A second complication comes when an excess of glucose builds up in the blood thereby causing failure of the lower extremities. African Americans are 1.5 to 2.5 times more likely to have a lower limb amputated, and are 2.5 to 5.6 times more like to suffer from kidney disease with more than 4,000 new cases annually of renal disease requiring a kidney transplant or regular dialysis.
The American Diabetes Association (ADA) announced this summer that, when people develop type 2 diabetes, they almost always have “pre-diabetes,” or blood glucose levels that are higher than normal but not yet high enough to be diagnosed as diabetes.
There are no clear symptoms of pre-diabetes—a reason why so many persons are unaware they are living with the disease. The ADA recommends testing begin no later than age 20 and then a doctor visit every one to two years to keep abreast of your health, particularly if the disease is common within your family. You don’t develop type 2 diabetes auto automatically, if you have pre-diabetes; ADA research has demonstrated that early treatment can return blood glucose levels to the normal range.
The ADA this month announced that besides the nearly 26 million children and adults who have diabetes, another 79 million Americans have pre-diabetes. The organization found that recent estimates project that as many as one in three American adults will have diabetes by 2050 unless steps are taken to stem the tide of cases. Two out of three people with diabetes die from heart disease or stroke. Diabetes is also the leading cause of kidney failure, the leading cause of new cases of blindness among adults, and the rate of amputation for people with diabetes is 10 times higher than for people without the disease. Also, about 60 to 70 percent of persons with diabetes have mild to severe forms of nerve damage that could result in pain in the feet or hands, slowed digestion, sexual dysfunction and other nerve problems.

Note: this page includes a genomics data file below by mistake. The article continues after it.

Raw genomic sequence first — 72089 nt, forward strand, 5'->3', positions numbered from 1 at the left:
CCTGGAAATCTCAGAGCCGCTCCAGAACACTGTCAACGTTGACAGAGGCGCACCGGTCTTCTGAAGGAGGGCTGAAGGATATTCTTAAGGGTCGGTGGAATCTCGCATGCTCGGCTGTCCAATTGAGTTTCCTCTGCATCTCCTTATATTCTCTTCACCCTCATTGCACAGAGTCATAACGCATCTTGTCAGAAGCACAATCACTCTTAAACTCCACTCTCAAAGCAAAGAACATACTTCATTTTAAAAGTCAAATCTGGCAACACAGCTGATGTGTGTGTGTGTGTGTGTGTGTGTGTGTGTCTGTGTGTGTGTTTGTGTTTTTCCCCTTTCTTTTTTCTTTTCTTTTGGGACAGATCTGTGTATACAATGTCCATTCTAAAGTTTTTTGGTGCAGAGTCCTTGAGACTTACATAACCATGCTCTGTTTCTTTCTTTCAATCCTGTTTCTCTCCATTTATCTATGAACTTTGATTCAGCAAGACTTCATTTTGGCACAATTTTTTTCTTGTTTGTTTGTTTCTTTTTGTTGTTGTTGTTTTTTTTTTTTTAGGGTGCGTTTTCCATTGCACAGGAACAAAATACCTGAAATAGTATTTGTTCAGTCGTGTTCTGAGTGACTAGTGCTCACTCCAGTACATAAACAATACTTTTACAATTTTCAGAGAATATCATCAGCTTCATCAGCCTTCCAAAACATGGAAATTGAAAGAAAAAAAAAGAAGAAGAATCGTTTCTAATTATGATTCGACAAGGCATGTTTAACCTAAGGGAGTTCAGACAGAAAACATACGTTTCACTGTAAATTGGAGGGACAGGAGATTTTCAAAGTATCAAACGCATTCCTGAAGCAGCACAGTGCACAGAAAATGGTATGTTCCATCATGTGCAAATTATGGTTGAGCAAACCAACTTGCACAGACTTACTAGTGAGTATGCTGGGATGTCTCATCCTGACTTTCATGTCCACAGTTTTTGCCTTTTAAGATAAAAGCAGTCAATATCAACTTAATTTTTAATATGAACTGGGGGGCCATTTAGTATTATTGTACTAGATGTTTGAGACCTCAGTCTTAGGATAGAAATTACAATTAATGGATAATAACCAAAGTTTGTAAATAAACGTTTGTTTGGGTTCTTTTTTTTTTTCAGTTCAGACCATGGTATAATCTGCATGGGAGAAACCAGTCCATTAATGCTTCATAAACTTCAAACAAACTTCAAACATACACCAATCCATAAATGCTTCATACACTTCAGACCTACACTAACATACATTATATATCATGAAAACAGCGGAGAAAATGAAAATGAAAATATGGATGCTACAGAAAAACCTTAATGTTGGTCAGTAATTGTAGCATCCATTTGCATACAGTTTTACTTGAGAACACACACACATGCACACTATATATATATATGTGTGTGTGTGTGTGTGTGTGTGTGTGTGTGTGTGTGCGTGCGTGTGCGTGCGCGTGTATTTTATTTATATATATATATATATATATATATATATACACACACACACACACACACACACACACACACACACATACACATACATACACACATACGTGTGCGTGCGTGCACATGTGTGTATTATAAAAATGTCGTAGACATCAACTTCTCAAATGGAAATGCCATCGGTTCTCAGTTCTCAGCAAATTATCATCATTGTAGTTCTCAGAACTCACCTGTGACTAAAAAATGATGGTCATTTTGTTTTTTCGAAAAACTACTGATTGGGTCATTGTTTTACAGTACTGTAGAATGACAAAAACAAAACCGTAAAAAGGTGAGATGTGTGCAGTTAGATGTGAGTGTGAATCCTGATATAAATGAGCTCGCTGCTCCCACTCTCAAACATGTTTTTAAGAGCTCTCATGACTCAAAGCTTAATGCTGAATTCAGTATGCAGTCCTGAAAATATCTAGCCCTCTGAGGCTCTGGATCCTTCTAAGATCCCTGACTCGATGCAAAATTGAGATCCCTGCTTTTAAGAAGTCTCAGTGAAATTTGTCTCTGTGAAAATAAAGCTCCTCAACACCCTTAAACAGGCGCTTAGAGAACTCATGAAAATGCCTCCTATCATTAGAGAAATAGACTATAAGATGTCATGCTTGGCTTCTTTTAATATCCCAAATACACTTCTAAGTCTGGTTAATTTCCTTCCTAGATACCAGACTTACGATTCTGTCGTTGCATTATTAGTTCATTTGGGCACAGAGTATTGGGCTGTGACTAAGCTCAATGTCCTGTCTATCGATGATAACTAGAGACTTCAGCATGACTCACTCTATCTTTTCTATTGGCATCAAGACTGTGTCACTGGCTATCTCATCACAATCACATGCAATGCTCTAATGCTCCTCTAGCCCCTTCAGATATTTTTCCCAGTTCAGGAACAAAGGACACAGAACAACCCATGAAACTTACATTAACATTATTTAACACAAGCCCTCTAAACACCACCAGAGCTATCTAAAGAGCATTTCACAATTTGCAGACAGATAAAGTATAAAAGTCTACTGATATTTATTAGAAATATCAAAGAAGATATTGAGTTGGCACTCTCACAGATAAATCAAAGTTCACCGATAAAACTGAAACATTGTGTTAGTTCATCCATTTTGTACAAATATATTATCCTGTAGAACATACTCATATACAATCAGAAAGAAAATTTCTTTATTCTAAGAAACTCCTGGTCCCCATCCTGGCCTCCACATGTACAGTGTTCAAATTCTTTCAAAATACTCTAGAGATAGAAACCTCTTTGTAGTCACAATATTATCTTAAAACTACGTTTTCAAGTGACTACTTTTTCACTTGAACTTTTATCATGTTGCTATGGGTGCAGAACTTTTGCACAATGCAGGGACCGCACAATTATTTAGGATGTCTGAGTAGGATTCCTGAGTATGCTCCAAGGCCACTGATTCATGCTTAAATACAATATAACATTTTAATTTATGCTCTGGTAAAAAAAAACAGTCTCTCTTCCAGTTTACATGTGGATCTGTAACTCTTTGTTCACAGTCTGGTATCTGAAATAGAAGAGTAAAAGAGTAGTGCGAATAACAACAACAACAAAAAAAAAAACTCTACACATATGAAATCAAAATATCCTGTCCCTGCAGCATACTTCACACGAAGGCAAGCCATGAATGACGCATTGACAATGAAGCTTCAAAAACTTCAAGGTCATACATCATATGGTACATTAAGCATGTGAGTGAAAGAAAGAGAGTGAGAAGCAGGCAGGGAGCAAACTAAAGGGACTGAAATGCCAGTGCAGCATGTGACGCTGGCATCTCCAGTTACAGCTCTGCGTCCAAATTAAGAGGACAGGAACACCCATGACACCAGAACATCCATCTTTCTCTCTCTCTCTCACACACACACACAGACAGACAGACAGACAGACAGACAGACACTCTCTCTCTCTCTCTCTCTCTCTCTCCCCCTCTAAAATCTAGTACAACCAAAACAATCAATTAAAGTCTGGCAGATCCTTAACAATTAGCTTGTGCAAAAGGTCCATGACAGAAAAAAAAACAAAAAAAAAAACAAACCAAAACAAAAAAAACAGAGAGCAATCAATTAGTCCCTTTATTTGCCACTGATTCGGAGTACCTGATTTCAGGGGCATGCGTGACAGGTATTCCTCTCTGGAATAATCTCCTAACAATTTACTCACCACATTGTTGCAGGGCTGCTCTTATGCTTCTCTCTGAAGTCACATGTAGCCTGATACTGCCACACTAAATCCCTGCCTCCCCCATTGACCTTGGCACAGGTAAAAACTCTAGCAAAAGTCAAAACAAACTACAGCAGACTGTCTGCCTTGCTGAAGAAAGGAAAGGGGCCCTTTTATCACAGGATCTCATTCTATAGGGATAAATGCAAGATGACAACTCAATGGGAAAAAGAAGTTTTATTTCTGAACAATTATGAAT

The majority of the time, diabetes is classified as a “pre-existing” condition with the cost of diagnosed cases in excess of $245 billion annually, including direct medical payments ($176 billion). The average medical expenditure among people with diabetes is 2.3 times higher than those who do not have it. Indirect costs (disability, work loss, and premature death) amount to $69 billion every year. With the national discussion focusing on reducing the rising cost of healthcare—primarily through the federal Affordable Care Act—the ADA found that one in 10 healthcare dollars is spent treating diabetes and its complications, while one in five healthcare dollars is spent caring for people with the disease.
The research also shows that a person can lower their risk for type 2 diabetes by 58 percent by losing just seven percent of body weight (or 15 pounds if you weigh 200 pounds), and by regular, moderate exercise (a brisk 30-minute walk daily). Even if you can’t reach your ideal body weight, losing 10 to 15 pounds can make a big difference in warding off the disease.